By the early 2000s, city, state and federal highway officials had identified two new options for the parkway. The city endorsed a proposal that included building a connector road from Pine to Battery via the rail yard, removing traffic from the King/Maple neighborhood. But the feds, who had the ultimate say, chose a different final project design. They said the city's preferred option would have demolished a portion of the former Burlington Street Department building and relocated a rail spur, both of which are historic structures.
There was also the issue of cost: $37 million for the city's version compared to $20 million for the fed's proposal, according to a 2009 report known as an environmental impact statement. Since then, the parkway cost has more than doubled to $45 million. The feds will pay 95 percent of the price, and the state will chip in 3 percent. The city's 2 percent share — plus the added expense of disposing of contaminated soil, burying utility lines and making other improvements — will be about $3.5 million.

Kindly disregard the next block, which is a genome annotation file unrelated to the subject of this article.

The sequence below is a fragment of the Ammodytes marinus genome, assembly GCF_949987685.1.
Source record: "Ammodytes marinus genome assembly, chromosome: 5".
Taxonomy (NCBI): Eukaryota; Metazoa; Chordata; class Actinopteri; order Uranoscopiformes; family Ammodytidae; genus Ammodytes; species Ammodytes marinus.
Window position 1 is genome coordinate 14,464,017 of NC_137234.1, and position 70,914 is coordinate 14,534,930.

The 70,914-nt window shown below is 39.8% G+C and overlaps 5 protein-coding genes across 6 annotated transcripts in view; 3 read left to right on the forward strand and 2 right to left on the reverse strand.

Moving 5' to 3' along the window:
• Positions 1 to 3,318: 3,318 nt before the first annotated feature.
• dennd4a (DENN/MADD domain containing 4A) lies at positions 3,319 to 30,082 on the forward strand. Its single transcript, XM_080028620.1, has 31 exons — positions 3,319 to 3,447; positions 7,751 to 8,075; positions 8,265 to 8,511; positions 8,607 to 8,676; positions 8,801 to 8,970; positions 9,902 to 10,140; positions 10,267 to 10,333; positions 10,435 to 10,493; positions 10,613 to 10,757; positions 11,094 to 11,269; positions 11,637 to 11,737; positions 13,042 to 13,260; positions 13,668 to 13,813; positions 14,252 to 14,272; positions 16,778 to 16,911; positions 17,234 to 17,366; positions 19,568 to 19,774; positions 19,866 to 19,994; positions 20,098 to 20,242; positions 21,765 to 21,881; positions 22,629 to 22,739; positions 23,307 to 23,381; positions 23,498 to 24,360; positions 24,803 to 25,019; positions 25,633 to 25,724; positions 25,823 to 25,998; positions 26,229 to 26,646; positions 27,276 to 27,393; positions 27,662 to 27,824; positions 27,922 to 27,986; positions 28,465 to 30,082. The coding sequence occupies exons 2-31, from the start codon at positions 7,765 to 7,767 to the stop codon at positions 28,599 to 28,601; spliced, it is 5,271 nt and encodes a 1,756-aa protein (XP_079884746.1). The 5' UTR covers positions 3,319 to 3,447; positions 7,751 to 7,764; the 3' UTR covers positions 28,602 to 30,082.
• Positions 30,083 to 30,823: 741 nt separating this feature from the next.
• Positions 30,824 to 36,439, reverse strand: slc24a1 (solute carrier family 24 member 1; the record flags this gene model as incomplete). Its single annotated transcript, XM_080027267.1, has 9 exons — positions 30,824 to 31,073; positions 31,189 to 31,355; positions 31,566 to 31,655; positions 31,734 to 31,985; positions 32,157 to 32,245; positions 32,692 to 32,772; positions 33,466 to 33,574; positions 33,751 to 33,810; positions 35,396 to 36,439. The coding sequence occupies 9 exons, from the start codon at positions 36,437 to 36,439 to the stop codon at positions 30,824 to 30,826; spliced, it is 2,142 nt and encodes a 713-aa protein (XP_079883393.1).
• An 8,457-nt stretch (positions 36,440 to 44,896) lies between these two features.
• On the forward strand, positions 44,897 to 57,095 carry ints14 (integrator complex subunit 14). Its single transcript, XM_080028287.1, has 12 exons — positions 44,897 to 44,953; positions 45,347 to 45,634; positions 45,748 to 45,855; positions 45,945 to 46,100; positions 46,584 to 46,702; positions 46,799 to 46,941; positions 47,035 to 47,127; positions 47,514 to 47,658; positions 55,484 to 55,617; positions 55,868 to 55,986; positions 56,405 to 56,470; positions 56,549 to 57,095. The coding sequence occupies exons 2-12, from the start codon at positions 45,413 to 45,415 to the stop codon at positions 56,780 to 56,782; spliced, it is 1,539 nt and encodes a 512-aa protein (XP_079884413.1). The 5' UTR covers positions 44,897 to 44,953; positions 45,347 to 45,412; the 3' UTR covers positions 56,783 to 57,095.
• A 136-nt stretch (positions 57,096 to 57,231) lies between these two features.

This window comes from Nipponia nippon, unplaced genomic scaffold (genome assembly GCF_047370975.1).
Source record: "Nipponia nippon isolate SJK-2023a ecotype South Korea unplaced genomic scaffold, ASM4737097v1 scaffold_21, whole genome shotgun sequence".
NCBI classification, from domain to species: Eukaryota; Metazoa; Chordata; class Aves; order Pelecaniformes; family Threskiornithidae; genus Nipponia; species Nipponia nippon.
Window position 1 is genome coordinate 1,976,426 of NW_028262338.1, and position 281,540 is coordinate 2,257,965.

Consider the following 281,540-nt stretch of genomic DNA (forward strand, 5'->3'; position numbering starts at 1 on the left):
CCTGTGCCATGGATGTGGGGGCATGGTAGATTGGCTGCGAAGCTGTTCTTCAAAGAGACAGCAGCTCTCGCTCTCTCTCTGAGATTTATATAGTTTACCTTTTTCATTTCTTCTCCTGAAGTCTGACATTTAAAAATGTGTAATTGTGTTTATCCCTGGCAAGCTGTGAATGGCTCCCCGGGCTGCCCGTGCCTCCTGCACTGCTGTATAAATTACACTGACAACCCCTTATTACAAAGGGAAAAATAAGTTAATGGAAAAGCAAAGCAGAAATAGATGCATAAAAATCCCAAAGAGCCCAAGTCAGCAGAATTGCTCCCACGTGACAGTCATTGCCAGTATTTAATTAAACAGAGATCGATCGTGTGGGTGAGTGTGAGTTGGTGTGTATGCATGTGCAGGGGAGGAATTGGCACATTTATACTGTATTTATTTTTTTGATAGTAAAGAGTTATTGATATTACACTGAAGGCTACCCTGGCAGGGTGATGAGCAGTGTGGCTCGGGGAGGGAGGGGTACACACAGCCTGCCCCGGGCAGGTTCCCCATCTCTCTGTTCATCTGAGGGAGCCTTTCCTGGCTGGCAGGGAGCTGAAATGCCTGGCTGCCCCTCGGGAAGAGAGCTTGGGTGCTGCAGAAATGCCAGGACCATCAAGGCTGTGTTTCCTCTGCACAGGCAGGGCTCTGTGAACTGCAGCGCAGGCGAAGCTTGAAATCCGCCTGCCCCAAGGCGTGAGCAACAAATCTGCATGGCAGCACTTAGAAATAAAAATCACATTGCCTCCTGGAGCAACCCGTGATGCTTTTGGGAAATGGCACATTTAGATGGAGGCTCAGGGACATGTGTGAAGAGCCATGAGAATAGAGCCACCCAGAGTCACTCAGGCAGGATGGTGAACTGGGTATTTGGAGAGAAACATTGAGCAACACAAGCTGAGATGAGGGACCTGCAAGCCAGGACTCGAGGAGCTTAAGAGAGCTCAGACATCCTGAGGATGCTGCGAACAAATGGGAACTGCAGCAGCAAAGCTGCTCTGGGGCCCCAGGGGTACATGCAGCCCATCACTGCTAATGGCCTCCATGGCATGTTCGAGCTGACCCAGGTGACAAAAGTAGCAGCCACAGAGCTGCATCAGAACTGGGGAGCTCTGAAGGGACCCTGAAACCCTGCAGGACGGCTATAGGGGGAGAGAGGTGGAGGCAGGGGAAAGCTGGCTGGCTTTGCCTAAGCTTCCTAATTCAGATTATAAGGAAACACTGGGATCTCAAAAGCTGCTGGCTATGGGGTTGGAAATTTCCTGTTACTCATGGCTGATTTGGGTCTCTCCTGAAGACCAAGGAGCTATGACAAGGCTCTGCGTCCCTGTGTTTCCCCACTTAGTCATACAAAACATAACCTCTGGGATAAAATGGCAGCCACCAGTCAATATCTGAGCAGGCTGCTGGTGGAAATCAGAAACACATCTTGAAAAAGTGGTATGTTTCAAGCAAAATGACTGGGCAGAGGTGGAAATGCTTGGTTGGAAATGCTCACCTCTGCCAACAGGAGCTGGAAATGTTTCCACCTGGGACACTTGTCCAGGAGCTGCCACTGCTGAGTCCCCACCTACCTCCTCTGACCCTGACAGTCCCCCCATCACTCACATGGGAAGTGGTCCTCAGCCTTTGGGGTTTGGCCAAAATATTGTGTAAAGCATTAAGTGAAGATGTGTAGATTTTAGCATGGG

Steve Goodkind was the city engineer in 2009 and has since joined the Pine Street Coalition. He argues that there's "no technical reason and no legal reason" not to build the rail yard project first.
"Let's do the project we always wanted to do and make it better from the get-go," he said. "That's the right thing to do, and that's what environmental justice, we believe, requires us to do."
Spencer, the public works director, says it's not that simple. For one, the city has a number of construction projects already in the pipeline. Work is scheduled to begin next month to reconstruct the roundabout intersection on Shelburne Street, the South End's only other major north-south roadway. And the city will soon begin work along the waterfront to prep for the return of passenger trains in 2022. Several paving projects are also scheduled.